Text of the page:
Brits are famous the world over for their love of tea, which helps to explain why they also have the highest thearubigin intake in the whole of Europe. A new review by the Tea Advisory Panel sheds some light on how a simple cup of black tea could revolutionise your health.
The first thing many of you will probably be wondering, is “what the heck are thearubigins?” Without getting too scientific, thearubigins are a polyphenol (micronutrients which come from plants) found only in black tea. Yes, I realise that not everyone is a fan of black tea, preferring something more traditional, perhaps a cup with a dash of milk and a spoon of sugar or two, but bear with me; the information that follows could completely change your lives and should make you a convert.
The closest most people will come to a non-standard cuppa is green tea which is lauded the world over for its health benefits, and poor old black tea is frequently forgotten and confined to the shadows.
This might be about to change thanks to a new scientific review in the Journal titled Nutrition & Food Technology. The research argues that the little-known polyphenols found in black tea – called thearubigins are a match for green tea’s renowned health benefits.
As I wrote in the header, it’s the Brits that lead the way in Europe when it comes to thearubigin intake with the average tea drinker consuming 327 mg daily. This more than twice the average consumed in Europe (156 mg) and a whopping fifty ore than our friends in Spain.
In the new review by the Tea Advisory Panel, results from 17 laboratory studies and five human studies which looked specifically at thearubigins were collated. What the research uncovered is there’s a powerful antioxidant potential and anti-inflammatory effects. In a nutshell, thearubigins are great for gut health, blood pressure and has anti-cancer effects.
Lead author and tea expert, Dr Tim Bond, comments: “Research on thearubigins is at an early stage in comparison with the wealth of data we have on the benefits of drinking green and black teas. However, it’s clear from laboratory studies that thearubigins are important antioxidants and appear to have anti-cancer and anti-inflammatory properties, as well as regulating gut function.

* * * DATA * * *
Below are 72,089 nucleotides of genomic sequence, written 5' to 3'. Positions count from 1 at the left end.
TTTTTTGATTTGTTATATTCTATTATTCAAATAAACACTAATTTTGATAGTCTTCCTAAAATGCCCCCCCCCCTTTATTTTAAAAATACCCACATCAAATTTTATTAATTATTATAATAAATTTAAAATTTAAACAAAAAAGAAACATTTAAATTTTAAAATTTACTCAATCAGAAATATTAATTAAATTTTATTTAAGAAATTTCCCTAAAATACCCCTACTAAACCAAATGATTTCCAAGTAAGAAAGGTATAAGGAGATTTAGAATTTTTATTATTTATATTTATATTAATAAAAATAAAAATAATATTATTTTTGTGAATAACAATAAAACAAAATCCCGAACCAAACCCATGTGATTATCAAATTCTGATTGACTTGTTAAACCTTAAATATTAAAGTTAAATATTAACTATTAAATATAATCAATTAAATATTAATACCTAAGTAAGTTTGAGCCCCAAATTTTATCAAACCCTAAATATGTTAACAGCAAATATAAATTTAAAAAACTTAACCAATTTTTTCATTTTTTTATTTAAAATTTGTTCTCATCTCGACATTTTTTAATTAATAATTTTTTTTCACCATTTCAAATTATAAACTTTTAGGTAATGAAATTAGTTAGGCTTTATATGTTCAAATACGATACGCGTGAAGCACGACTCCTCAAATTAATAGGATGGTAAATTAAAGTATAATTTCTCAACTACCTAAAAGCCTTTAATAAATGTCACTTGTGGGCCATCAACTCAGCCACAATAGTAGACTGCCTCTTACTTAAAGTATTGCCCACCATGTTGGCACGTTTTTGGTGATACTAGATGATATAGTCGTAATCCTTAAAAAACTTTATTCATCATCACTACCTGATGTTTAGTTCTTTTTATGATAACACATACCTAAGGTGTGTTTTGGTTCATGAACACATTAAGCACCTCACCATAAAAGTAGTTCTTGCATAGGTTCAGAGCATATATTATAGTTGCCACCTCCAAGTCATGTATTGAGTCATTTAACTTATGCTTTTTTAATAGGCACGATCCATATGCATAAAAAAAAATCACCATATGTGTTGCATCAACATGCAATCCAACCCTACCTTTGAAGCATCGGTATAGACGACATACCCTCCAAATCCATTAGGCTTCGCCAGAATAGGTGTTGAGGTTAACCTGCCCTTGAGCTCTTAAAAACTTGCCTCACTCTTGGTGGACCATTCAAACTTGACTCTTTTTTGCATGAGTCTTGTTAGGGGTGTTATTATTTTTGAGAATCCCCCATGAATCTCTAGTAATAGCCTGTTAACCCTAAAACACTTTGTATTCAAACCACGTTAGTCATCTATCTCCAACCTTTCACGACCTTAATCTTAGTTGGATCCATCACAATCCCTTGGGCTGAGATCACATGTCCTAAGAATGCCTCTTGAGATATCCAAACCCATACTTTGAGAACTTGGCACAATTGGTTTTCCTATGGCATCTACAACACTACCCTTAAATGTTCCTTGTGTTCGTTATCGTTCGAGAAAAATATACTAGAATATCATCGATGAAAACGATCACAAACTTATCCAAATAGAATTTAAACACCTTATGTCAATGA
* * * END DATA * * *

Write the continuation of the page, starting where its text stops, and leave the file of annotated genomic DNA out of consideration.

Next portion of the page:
Thearubigins could be key to understanding the mechanisms behind the well-known health benefits of black tea and the identification of actives that are responsible for these. We now need to build on this work with clinical trials in human populations”.
Dr Carrie Ruxton, from the Tea Advisory Panel, adds: “Health features are often full of good news about green tea and our much-loved British cuppa can be overlooked.
This new review is great for people who prefer a regular cup of black tea and adds to the considerable evidence on tea’s role in maintaining heart health, cognitive function and gut health”.
Now that you have a better understanding of the incredible benefits of black tea thanks in no small part to its amazing thearubigins, we hope that many of you will give it a try.
So instead of filling your cupboards with an assortment of self-proclaimed health-boosting pills and powders, brew yourself a cup of black tea. If the leading tea body in the country is suggesting you should, that’s good enough for me!
The research seems clear, start drinking black tea, it will probably cost you less than some fancy boxed green tea and as the research shows, is a great way to look after your body.
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